By Eli Lunzer – Chabad.org
It’s the Super Bowl weekend—the biggest sporting event of the year!—and things are hectic around here. Shabbat is approaching, and there are many thoughts swirling in my head. So, here goes:
I was born and raised in the bastion of American Judaism, New York City—the Upper West Side of Manhattan to be exact. All of my grandparents were Holocaust survivors, and my parents instilled within me a strong sense of Jewish identity. I was fortunate to attend Jewish day schools, and all in all, I was steeped in Judaism and Jewish culture my entire early life.
Still, there was definitely something missing. I was always a proud Jew, of course, but I was looking for a more meaningful and loving relationship with G‑d, something that wasn’t so pronounced in my early years.
After graduating college, I got involved in the music industry, taking part in planning and producing events. As I became more well-versed in the industry, my natural passion for sports kicked into gear, and I eventually transferred over to the sports world. From there, I branched into the entertainment and celebrity space. I currently own and operate my own production company, helping athletes and other celebrities build and manage their brands.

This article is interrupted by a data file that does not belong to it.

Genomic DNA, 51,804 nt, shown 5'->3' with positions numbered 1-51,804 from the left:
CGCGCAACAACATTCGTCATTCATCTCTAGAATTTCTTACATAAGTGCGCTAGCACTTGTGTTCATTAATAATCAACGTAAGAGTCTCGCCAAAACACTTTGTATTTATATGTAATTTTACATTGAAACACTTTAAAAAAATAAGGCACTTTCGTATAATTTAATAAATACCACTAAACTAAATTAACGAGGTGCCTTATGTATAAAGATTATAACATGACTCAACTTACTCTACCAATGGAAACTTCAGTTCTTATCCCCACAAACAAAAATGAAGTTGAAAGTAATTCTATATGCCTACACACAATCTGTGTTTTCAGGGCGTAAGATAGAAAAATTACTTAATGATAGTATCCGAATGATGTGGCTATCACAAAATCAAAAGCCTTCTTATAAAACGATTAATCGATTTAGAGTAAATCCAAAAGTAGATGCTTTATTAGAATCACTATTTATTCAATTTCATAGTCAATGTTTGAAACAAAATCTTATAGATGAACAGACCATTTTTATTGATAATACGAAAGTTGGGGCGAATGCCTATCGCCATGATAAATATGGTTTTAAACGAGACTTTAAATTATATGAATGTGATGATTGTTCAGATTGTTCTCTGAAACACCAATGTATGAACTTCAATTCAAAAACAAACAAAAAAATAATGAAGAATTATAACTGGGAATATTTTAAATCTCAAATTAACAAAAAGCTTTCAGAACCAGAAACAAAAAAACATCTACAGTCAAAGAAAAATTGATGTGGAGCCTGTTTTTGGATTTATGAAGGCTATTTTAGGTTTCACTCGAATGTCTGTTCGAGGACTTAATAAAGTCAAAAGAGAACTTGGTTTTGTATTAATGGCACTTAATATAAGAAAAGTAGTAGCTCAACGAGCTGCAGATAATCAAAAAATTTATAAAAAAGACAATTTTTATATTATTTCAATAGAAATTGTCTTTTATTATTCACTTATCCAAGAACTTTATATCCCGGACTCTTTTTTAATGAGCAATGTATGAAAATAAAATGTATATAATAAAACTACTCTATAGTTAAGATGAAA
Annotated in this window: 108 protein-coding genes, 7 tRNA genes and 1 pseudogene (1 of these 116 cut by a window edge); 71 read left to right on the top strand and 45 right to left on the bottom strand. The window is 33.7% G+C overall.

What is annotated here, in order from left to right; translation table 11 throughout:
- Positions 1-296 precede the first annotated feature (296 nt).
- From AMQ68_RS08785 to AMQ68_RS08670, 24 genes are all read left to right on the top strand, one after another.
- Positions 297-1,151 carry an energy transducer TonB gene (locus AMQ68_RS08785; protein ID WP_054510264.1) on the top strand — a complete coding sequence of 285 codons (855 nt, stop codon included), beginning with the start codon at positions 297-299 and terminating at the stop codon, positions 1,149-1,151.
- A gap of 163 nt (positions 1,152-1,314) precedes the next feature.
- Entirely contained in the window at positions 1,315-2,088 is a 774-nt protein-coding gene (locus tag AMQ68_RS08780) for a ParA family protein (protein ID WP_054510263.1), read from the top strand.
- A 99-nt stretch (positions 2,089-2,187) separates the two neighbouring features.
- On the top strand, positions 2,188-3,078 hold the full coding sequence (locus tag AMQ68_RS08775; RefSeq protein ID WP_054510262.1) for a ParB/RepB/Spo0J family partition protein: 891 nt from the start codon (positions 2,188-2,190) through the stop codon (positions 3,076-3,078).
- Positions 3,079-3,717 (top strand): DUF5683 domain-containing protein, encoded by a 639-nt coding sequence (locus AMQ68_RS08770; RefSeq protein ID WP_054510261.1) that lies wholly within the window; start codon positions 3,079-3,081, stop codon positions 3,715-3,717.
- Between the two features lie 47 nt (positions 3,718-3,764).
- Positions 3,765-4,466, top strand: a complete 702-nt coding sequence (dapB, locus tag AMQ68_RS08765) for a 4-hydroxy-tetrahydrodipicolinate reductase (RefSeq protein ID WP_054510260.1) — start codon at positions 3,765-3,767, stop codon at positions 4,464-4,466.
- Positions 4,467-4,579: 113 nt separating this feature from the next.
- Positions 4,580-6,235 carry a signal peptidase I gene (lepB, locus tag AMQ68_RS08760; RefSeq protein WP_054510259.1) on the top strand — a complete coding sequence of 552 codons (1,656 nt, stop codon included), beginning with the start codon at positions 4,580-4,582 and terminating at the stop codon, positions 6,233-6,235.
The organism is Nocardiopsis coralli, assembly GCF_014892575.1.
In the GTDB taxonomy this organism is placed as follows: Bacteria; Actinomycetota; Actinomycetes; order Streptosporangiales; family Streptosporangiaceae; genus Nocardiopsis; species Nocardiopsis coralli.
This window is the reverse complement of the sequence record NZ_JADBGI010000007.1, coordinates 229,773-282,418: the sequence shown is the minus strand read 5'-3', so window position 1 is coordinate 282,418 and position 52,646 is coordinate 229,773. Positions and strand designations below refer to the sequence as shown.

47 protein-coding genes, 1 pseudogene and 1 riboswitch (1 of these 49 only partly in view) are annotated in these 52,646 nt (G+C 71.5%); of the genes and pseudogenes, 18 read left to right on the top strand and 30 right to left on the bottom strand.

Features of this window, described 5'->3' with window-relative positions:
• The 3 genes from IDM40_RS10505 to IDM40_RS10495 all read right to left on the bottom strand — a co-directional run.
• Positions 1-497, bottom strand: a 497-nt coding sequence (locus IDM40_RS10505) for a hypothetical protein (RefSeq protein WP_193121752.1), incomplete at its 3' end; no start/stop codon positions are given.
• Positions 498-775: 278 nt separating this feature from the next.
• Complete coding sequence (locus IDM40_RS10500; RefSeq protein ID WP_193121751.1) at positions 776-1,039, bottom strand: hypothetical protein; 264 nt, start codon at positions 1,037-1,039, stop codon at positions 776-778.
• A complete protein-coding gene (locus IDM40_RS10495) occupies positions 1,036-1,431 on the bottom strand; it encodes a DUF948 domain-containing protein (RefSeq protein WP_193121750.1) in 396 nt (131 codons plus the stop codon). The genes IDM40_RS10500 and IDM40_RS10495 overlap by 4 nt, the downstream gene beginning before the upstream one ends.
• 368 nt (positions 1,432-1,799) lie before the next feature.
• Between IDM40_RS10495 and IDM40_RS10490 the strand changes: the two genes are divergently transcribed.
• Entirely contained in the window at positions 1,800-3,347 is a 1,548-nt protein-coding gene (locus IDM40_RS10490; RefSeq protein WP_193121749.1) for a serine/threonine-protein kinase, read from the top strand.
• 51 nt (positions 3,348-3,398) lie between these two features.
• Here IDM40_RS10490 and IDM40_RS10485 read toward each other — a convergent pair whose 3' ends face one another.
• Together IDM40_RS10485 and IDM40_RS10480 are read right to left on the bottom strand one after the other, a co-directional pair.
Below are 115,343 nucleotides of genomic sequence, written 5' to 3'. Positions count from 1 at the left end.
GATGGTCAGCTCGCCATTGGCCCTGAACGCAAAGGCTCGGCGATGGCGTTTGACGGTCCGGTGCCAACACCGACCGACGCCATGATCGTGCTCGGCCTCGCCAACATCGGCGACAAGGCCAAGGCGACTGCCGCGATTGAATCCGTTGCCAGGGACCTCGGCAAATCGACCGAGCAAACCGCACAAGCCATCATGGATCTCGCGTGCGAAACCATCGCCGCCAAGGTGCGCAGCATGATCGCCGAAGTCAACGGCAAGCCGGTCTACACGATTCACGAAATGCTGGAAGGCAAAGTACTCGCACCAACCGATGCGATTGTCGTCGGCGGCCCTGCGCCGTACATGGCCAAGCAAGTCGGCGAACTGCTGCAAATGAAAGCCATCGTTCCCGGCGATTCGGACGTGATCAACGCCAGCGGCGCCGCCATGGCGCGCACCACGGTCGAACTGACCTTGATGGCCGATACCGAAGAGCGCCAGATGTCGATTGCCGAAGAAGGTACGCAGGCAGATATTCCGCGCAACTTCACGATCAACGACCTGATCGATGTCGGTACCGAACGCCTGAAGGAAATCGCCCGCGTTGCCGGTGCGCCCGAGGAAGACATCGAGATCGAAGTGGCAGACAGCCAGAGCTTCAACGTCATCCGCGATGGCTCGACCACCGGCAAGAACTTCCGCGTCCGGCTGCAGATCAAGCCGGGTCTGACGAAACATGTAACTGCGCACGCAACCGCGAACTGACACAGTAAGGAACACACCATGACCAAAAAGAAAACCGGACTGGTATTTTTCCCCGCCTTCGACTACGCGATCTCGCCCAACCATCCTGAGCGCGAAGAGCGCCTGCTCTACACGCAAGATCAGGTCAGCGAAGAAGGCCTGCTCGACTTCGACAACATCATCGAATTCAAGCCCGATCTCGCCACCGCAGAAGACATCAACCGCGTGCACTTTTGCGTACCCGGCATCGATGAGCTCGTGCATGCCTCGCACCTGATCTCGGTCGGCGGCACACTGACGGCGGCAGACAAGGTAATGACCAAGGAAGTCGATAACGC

At first, the tension between my religious life and the business opportunities I was trying to capitalize upon was acute. I recall working for the New York Knicks in those early days, and the Knicks organization pressured me to work seven days a week, including Shabbat of course. As a young start-up, the pressure was immense, and the opportunity tantalizing. After all, according to “the rules of the game,” if I put in the work now, it would be my ticket to working my way up.
I knew that come what may, I had to keep Shabbat. But it wasn’t easy. It was difficult to feel good about the choices I was sort of compelled to make. I sensed that I was losing out on the competition and falling behind in my professional dreams.